2. You should always know where your kids are going, even if they leave the house with another trusted adult. If your children spend time at their friends' homes, you should discuss a mutual child-watch plan with other parents. If your children are young, explain to these parents that you do not allow your children to play outside unsupervised. Promise to keep a similar close watch on their children when they play at your house. If your children walk or ride their bikes to other nearby houses, designate safe places for your child to run if threatened by a stranger.
3. Keep a list of phone numbers of  other nearby parents and offer your numbers to these parents. You can quickly check on the location of your children if needed.
4.Teach your kids about strangers. Tell them that a stranger is any adult they do not know. Introduce your children to other parents you trust. Meet the children of these parents, so you will become a familiar face to the kids. Ideally, these children will be able to pick out a few friendly adults in a crowd of strangers. In addition to other parents, your kids should know which strangers are safe.
4.Store clerks, police officers, teachers, people who are behind desks in office buildings, mail-carriers and mothers with children are generally safe strangers.Explain to your children that they can trust these strangers if they ever need help and they cannot locate an adult they recognize.Teach your children that stores, schools, libraries and restaurants are all safe public places where they can run if they are in jeopardy.
6. Practice a secret code word with your children. Choose a word that would not be easy for a stranger to guess. Use this code word when another adult is required to transport your child. Tell your kids they should never get into a car with someone who does not know the code word. Share the code word with your children and other adults you trust. Change the word as often as needed. Instruct other parents to develop their own family code words.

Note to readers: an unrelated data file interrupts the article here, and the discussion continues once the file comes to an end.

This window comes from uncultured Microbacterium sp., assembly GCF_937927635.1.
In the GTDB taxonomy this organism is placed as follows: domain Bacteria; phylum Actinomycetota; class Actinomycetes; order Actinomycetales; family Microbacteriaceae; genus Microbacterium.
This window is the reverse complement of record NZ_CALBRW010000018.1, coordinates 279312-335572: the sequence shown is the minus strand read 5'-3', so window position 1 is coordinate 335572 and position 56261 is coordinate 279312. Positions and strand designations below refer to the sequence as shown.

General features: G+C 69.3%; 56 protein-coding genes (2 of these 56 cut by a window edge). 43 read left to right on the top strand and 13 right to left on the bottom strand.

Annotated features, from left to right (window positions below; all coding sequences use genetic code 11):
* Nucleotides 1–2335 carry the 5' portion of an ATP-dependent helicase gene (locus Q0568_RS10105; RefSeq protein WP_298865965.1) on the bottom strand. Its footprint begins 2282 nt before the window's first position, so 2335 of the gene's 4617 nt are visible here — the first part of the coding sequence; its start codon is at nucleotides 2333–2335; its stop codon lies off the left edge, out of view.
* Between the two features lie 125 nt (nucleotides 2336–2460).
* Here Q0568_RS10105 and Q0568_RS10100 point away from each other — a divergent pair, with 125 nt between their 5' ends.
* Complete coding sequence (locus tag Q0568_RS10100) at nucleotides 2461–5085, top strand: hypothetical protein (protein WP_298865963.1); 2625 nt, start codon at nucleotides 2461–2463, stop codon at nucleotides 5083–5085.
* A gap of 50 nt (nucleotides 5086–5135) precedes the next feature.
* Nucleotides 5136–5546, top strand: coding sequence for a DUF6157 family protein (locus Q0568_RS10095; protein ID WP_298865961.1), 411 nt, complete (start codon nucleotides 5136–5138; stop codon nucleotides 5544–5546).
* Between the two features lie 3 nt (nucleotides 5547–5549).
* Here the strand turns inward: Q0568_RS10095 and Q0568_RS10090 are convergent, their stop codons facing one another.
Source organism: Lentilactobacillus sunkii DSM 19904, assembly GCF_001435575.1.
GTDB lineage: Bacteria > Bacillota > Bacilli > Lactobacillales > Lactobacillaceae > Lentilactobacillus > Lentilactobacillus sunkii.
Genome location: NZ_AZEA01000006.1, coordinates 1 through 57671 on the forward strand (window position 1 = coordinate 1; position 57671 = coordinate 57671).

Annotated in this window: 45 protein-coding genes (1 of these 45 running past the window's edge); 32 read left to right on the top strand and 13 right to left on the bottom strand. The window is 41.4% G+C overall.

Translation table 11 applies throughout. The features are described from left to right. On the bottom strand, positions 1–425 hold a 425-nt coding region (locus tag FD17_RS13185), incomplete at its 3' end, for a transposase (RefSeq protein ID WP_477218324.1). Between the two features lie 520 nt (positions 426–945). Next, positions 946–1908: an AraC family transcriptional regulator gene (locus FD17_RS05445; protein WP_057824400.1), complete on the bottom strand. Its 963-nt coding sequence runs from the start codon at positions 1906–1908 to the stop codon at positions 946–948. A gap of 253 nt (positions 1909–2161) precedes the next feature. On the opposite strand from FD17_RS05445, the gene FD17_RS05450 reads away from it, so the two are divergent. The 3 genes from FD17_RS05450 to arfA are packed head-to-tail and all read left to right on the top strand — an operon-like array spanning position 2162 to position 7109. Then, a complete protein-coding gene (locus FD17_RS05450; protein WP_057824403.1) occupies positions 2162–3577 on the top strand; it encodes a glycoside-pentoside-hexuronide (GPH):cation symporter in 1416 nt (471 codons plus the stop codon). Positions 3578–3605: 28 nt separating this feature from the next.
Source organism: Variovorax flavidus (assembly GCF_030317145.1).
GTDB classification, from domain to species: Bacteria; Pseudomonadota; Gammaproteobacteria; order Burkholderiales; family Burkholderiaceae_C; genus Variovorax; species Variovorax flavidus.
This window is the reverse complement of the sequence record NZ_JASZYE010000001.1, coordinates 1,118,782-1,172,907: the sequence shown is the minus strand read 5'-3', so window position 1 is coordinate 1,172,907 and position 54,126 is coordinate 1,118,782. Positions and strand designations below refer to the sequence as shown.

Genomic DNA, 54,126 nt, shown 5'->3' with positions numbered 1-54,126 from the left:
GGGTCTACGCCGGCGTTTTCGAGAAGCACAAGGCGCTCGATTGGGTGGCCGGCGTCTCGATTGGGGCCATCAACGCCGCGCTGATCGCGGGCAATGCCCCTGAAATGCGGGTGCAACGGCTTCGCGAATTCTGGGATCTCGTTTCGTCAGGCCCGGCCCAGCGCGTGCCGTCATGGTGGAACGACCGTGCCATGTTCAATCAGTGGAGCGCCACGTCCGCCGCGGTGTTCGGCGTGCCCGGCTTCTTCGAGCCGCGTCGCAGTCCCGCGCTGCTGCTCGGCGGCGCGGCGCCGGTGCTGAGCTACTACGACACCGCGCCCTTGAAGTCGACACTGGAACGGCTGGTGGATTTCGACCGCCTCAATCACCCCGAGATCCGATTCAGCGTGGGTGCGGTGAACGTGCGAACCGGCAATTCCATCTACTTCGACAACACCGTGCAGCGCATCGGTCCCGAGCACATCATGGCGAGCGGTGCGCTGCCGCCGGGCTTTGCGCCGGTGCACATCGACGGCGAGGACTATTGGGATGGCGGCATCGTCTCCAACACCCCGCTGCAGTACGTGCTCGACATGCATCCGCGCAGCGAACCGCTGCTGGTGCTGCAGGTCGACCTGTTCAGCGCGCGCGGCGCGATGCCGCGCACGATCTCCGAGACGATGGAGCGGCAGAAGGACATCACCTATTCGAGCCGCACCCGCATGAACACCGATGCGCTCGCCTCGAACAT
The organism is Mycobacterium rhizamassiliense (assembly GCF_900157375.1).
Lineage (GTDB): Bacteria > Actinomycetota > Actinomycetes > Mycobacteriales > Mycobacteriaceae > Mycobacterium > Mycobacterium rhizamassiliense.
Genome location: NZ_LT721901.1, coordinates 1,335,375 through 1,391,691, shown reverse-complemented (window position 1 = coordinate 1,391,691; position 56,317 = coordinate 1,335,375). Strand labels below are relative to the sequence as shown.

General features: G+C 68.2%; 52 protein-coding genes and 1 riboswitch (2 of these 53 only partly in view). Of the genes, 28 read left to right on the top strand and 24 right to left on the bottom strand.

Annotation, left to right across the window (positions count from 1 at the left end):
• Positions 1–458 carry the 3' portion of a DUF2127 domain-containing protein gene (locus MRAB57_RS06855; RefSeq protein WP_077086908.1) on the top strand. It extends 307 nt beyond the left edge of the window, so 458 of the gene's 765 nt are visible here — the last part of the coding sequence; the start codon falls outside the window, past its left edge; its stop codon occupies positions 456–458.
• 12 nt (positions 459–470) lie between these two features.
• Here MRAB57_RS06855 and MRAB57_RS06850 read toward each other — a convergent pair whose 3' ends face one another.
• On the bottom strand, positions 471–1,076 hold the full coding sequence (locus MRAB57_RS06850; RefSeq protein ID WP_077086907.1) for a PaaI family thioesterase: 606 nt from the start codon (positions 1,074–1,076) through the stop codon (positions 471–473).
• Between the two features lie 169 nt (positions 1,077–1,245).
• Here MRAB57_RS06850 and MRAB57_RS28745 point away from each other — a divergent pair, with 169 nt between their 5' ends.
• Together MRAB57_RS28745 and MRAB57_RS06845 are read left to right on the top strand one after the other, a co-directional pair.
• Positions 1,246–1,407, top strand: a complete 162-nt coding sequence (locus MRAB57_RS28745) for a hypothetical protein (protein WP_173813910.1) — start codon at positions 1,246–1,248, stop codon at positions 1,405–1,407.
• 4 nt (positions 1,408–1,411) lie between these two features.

7. Teach your kids about the common lures used by abductors. Often, a kidnapper appeals to victims by asking the child to help find a lost animal. Sometimes, the stranger will ask a child for directions. Occasionally, abductors know the child's name or the names of the child's parents. Perpetrators attempt to use this knowledge to gain the child's trust.. You should tell your children that adults ask other adults for help when they are truly searching for lost pets, or when they need any other type of assistance.Also, repeat to your children the importance of the family code word. If a stranger knows the child's name, but does not mention the code word, that stranger is probably a threat.
8.Many children and even adults do not know how to scream practice screaming with your children. If a stranger attempts to talk to or grab your children, your children should know to shout, "No!" or "Fire!" Try to recruit the help of other parents. The group of your children can rehearse screaming at strangers by role-playing.


As a security adviser in an international organisation i have come across very pathetic cases where Kenyans have been conned out of their hard earned cash,have been subjected to humiliating actions,have lost their lives because of avoidable circumstances etc.If we are to achieve Vision 2030 all Kenyans then must be able to take care of themselves and their assets and must be able to take precautions in day today activities so that they minimise the chances of falling victims to crooks and conmen.

The bottom line has been that many of us lack some basic knowledge on Security and Safety to be able to protect yourself,your children and your assets.
These blog will try to educate Kenyans as much as practicallly possible so that in the very end we are all safe and we live in harmony

We will handle issues as they evolve,threats that are current and how to avoid them,personal security,general security,home security,security for you children in school,security for upcountry homes and all other issues of safety and security that touch on Kenyans wellbeing.